“It is important that we use technology to the absolute best we can,” said Donahoe. “But we should never forget that it’s the soldier on the ground, it’s the tank crew in close combat, it’s that infantry fighting vehicle closing with the enemy… The tank-infantry team will remain the primary way we impose our will on the enemy in close combat.”

“That doesn’t mean we’re going to [send] those forces into a meatgrinder” without first trying every high-tech trick in the book, Donahoe said.

Historical data on direct-fire engagements “shows that our enemies generally shoot first 80 percent of the time,” Sando said. “We don’t like those odds, [so] we want to avoid the close fight if we can. If we can’t avoid it, we want to enter it under conditions that are favorable to us.”

But how? Current Army doctrine prescribes “making contact with the smallest element.” In layman’s terms, if you must stumble upon the enemy and get shot at (the formal term for this is a, “meeting engagement”), then do it with the smallest vanguard possible, giving the main body time to prepare and maneuver without being pinned down. In the future, Donahoe said, the goal will be to make first contact with an unmanned element.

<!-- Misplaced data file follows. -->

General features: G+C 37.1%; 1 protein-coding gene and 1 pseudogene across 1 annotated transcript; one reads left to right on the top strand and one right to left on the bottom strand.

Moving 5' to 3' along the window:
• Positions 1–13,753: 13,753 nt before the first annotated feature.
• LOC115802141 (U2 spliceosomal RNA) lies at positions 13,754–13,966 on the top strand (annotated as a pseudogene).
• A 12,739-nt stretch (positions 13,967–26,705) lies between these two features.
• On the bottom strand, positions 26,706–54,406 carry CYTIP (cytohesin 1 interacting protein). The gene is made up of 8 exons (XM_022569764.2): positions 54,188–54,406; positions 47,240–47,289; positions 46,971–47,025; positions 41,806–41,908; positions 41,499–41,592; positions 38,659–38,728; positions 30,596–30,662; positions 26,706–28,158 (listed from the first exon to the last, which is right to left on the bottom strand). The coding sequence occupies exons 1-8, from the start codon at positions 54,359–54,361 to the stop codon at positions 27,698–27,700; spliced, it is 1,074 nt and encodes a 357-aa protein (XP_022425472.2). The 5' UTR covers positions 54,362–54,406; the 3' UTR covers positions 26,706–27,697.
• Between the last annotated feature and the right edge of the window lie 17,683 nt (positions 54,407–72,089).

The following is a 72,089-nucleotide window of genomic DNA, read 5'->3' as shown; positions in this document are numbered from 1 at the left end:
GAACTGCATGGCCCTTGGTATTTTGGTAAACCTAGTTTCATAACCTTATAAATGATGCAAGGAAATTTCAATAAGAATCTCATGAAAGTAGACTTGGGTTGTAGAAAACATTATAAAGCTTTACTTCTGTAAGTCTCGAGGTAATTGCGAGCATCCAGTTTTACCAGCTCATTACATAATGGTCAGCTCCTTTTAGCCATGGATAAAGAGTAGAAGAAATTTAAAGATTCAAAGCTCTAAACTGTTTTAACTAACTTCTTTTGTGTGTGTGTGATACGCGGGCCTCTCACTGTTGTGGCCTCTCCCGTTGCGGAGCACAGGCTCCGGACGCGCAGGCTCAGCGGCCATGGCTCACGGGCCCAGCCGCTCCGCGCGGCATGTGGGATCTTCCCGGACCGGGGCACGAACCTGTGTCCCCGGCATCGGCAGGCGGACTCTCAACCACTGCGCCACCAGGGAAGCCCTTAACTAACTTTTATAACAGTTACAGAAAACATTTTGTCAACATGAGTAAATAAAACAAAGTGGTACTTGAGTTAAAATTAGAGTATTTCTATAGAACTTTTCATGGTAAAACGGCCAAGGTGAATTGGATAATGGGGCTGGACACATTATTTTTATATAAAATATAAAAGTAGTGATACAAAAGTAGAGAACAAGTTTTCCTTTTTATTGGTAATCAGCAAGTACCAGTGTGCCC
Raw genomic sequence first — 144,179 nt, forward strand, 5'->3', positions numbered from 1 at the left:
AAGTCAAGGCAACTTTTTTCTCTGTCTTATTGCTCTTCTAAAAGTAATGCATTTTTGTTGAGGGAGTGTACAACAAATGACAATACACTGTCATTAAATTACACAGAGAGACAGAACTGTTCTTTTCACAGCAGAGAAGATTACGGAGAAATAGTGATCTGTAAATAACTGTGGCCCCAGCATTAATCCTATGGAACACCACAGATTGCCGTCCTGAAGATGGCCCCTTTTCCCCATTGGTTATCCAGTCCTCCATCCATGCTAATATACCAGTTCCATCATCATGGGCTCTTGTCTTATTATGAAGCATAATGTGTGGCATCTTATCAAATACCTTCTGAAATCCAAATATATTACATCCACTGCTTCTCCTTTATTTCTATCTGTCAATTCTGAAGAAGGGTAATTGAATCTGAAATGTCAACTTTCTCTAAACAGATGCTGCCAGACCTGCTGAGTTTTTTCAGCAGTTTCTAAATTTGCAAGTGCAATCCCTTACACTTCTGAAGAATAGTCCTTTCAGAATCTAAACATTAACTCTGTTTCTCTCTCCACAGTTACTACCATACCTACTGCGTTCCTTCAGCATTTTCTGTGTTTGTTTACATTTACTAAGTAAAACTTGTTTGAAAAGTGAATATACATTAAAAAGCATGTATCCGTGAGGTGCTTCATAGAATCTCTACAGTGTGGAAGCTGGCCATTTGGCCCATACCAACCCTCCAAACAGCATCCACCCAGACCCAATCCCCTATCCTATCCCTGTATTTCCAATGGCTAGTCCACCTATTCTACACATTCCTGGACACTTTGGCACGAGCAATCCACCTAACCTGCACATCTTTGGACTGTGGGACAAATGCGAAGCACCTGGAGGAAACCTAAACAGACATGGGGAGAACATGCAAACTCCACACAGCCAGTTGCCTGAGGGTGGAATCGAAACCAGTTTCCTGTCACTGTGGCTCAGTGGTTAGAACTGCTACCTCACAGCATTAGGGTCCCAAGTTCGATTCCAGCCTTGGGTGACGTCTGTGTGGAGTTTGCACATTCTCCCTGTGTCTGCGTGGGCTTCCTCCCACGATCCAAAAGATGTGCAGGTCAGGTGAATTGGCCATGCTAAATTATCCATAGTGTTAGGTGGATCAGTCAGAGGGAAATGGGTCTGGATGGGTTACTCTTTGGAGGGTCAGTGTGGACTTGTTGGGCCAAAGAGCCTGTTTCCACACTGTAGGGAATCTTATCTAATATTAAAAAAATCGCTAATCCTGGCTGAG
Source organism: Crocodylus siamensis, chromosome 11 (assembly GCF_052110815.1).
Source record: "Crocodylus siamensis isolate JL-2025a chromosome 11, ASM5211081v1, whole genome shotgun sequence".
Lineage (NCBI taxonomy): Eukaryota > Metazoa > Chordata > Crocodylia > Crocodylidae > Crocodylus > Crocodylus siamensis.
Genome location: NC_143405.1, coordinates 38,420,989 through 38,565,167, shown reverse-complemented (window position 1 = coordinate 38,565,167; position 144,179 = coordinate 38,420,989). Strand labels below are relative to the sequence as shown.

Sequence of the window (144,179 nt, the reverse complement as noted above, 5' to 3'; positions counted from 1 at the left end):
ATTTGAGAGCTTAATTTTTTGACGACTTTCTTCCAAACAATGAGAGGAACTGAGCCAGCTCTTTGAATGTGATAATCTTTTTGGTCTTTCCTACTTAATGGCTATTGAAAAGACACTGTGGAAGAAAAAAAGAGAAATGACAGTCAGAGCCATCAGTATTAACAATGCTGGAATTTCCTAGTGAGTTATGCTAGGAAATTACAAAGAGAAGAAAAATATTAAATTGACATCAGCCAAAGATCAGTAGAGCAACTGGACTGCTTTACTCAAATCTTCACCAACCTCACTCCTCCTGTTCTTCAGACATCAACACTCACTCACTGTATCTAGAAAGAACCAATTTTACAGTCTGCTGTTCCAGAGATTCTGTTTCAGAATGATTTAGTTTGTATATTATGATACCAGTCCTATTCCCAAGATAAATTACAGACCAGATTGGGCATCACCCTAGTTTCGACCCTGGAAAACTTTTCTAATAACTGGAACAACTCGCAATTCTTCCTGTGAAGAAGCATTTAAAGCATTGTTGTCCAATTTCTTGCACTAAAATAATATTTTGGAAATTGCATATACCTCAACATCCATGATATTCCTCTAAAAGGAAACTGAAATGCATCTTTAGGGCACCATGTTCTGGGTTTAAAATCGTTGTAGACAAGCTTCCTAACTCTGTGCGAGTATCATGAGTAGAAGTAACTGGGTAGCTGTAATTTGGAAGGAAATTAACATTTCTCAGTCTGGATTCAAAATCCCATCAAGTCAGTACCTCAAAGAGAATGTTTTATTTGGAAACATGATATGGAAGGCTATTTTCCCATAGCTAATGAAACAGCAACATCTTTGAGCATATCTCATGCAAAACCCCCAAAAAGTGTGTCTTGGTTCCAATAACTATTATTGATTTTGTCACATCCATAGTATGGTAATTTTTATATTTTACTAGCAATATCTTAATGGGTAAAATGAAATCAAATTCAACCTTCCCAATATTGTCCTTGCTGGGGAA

Cold War doctrine envisioned engaging the enemy along what’s called the Forward Line Of Troops, or FLOT. In the new concept, according to a briefing at the conference, a Forward Line Of Unmanned Aerial Systems (FLUA) will fly ahead through no-man’s-land into enemy-held territory, followed by a Forward Line Of Robots (FLOR) on the ground, followed in turn by the Forward Line Of (Human) Troops. The unmanned systems will flush out the enemy, stumble into meeting engagements and ambushes, take and receive the first hits, and map the enemy position for the human troops coming along behind them.

Of course, the Army can’t do this today. To execute the concept in reality, they need a lot more unmanned systems, so they’re going to build them.

Robots For Every Echelon